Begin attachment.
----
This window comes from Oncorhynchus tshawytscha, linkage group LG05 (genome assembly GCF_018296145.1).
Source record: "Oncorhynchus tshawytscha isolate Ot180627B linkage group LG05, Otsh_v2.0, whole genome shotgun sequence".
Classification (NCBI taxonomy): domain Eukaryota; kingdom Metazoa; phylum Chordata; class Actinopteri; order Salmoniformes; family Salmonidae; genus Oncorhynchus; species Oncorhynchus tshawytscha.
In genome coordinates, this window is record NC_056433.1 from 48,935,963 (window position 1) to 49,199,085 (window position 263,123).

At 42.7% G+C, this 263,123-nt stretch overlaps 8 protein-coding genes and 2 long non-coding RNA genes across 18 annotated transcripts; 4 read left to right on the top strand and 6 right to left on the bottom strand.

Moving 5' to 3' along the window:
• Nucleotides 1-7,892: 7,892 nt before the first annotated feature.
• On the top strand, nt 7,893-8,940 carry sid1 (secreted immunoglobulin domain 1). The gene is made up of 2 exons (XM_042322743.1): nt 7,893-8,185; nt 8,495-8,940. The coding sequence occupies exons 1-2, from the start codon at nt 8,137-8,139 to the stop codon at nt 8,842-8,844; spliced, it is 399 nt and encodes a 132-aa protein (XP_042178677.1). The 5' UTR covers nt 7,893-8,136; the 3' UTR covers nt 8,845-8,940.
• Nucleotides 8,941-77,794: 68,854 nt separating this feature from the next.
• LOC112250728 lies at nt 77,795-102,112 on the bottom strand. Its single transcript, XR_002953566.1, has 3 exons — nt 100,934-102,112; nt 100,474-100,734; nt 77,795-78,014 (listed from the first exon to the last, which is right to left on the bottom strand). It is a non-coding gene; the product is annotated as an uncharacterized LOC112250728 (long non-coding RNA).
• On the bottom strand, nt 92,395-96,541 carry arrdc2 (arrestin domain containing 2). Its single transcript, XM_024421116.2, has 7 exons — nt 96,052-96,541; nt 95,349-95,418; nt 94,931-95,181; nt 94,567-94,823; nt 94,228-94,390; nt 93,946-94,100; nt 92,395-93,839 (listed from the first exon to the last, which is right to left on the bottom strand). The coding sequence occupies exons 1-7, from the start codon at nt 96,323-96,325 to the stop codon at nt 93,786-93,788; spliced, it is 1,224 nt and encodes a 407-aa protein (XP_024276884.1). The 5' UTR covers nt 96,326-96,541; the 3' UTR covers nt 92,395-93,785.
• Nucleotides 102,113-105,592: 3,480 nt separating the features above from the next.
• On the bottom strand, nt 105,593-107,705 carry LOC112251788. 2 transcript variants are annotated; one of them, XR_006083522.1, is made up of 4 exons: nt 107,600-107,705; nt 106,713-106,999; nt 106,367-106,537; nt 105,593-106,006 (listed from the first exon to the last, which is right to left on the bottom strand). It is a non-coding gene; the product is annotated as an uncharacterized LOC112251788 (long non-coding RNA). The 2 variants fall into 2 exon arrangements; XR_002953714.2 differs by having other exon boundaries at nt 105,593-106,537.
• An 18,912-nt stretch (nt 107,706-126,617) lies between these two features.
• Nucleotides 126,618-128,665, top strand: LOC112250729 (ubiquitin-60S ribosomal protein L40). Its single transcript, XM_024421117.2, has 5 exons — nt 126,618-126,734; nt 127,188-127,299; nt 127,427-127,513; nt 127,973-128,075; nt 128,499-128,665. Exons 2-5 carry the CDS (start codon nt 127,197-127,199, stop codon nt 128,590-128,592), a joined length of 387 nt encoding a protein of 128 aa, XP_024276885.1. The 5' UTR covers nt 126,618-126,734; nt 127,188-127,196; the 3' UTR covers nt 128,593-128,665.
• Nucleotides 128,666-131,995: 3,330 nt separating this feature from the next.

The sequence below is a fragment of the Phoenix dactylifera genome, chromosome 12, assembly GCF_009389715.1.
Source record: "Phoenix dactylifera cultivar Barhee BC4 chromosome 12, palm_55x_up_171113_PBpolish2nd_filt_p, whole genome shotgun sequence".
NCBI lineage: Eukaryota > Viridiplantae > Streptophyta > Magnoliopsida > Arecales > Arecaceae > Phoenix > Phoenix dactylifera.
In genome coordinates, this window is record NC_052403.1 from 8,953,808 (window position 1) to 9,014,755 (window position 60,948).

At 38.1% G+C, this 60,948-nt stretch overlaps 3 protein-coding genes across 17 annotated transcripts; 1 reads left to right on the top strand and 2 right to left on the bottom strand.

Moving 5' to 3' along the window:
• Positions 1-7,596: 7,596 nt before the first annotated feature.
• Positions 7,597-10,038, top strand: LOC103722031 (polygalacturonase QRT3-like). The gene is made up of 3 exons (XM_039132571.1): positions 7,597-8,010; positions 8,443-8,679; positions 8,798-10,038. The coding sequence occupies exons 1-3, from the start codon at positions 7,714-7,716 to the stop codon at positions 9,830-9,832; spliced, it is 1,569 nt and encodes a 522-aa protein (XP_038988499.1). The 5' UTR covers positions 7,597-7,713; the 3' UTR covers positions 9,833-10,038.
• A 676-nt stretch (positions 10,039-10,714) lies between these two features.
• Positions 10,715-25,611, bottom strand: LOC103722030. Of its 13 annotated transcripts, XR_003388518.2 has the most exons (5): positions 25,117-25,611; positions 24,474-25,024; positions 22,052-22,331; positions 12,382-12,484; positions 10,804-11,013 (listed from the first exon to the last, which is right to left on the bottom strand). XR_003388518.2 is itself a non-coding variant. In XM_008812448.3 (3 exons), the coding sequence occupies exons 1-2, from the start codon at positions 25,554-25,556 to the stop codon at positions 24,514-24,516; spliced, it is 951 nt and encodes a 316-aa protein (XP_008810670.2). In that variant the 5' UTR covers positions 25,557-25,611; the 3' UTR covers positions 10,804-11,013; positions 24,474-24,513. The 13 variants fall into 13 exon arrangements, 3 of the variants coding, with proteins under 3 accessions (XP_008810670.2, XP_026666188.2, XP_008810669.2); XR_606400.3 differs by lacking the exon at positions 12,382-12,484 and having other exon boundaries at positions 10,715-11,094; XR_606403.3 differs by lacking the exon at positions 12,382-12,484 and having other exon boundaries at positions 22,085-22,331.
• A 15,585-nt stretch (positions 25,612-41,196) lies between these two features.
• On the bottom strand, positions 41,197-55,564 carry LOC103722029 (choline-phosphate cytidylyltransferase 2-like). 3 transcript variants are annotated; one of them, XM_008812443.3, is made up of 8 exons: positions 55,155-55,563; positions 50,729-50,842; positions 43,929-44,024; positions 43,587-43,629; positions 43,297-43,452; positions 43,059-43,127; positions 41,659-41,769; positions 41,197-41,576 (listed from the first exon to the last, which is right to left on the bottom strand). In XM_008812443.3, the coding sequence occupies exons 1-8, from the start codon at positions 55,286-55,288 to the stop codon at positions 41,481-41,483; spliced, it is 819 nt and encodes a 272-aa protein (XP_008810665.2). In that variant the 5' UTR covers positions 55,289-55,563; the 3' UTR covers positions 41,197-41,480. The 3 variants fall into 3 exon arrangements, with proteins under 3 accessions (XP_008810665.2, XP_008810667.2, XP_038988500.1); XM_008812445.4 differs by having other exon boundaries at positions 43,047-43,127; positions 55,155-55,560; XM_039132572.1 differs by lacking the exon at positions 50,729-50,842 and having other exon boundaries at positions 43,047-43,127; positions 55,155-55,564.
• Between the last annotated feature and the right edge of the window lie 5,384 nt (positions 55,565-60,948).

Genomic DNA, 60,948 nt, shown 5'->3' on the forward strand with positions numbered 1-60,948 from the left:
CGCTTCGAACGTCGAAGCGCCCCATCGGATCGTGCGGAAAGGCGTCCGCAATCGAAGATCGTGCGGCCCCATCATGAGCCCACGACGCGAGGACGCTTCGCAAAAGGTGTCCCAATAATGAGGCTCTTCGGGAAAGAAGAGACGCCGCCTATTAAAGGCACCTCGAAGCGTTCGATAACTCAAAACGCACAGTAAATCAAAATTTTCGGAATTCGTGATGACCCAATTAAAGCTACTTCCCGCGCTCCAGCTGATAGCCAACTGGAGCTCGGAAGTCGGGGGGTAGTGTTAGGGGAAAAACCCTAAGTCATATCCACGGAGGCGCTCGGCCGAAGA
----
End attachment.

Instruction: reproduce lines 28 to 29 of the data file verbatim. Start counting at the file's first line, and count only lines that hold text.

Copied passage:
• On the bottom strand, positions 41,197-55,564 carry LOC103722029 (choline-phosphate cytidylyltransferase 2-like). 3 transcript variants are annotated; one of them, XM_008812443.3, is made up of 8 exons: positions 55,155-55,563; positions 50,729-50,842; positions 43,929-44,024; positions 43,587-43,629; positions 43,297-43,452; positions 43,059-43,127; positions 41,659-41,769; positions 41,197-41,576 (listed from the first exon to the last, which is right to left on the bottom strand). In XM_008812443.3, the coding sequence occupies exons 1-8, from the start codon at positions 55,286-55,288 to the stop codon at positions 41,481-41,483; spliced, it is 819 nt and encodes a 272-aa protein (XP_008810665.2). In that variant the 5' UTR covers positions 55,289-55,563; the 3' UTR covers positions 41,197-41,480. The 3 variants fall into 3 exon arrangements, with proteins under 3 accessions (XP_008810665.2, XP_008810667.2, XP_038988500.1); XM_008812445.4 differs by having other exon boundaries at positions 43,047-43,127; positions 55,155-55,560; XM_039132572.1 differs by lacking the exon at positions 50,729-50,842 and having other exon boundaries at positions 43,047-43,127; positions 55,155-55,564.
• Between the last annotated feature and the right edge of the window lie 5,384 nt (positions 55,565-60,948).